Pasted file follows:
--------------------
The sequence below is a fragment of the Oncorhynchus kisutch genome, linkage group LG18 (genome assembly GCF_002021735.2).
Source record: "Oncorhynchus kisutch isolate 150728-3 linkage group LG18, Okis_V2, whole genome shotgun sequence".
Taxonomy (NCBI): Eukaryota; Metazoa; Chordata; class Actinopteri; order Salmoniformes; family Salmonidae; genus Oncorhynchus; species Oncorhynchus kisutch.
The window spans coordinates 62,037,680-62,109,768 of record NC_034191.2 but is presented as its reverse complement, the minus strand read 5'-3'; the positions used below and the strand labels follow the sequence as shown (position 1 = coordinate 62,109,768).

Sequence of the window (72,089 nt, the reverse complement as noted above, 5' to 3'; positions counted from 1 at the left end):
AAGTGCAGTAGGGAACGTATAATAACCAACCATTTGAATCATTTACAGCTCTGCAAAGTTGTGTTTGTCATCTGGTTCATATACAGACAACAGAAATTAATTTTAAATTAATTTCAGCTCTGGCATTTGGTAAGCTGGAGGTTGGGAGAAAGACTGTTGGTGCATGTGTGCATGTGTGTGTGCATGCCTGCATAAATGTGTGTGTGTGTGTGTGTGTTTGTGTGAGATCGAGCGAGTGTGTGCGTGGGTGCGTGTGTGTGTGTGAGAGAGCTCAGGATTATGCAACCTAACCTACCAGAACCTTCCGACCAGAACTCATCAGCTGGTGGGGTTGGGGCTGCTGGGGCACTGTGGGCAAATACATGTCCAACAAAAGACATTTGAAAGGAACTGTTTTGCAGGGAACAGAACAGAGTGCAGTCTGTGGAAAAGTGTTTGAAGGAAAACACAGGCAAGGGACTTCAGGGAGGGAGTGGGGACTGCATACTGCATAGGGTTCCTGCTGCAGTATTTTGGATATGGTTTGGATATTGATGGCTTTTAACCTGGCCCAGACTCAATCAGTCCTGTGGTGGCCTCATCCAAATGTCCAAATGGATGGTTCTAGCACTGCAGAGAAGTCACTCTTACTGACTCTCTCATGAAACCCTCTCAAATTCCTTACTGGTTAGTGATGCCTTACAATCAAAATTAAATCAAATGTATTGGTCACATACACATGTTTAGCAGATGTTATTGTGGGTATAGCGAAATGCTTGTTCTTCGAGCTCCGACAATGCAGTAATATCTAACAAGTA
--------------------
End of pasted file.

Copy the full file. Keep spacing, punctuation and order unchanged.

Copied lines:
The sequence below is a fragment of the Oncorhynchus kisutch genome, linkage group LG18 (genome assembly GCF_002021735.2).
Source record: "Oncorhynchus kisutch isolate 150728-3 linkage group LG18, Okis_V2, whole genome shotgun sequence".
Taxonomy (NCBI): Eukaryota; Metazoa; Chordata; class Actinopteri; order Salmoniformes; family Salmonidae; genus Oncorhynchus; species Oncorhynchus kisutch.
The window spans coordinates 62,037,680-62,109,768 of record NC_034191.2 but is presented as its reverse complement, the minus strand read 5'-3'; the positions used below and the strand labels follow the sequence as shown (position 1 = coordinate 62,109,768).

Sequence of the window (72,089 nt, the reverse complement as noted above, 5' to 3'; positions counted from 1 at the left end):
AAGTGCAGTAGGGAACGTATAATAACCAACCATTTGAATCATTTACAGCTCTGCAAAGTTGTGTTTGTCATCTGGTTCATATACAGACAACAGAAATTAATTTTAAATTAATTTCAGCTCTGGCATTTGGTAAGCTGGAGGTTGGGAGAAAGACTGTTGGTGCATGTGTGCATGTGTGTGTGCATGCCTGCATAAATGTGTGTGTGTGTGTGTGTGTTTGTGTGAGATCGAGCGAGTGTGTGCGTGGGTGCGTGTGTGTGTGTGAGAGAGCTCAGGATTATGCAACCTAACCTACCAGAACCTTCCGACCAGAACTCATCAGCTGGTGGGGTTGGGGCTGCTGGGGCACTGTGGGCAAATACATGTCCAACAAAAGACATTTGAAAGGAACTGTTTTGCAGGGAACAGAACAGAGTGCAGTCTGTGGAAAAGTGTTTGAAGGAAAACACAGGCAAGGGACTTCAGGGAGGGAGTGGGGACTGCATACTGCATAGGGTTCCTGCTGCAGTATTTTGGATATGGTTTGGATATTGATGGCTTTTAACCTGGCCCAGACTCAATCAGTCCTGTGGTGGCCTCATCCAAATGTCCAAATGGATGGTTCTAGCACTGCAGAGAAGTCACTCTTACTGACTCTCTCATGAAACCCTCTCAAATTCCTTACTGGTTAGTGATGCCTTACAATCAAAATTAAATCAAATGTATTGGTCACATACACATGTTTAGCAGATGTTATTGTGGGTATAGCGAAATGCTTGTTCTTCGAGCTCCGACAATGCAGTAATATCTAACAAGTA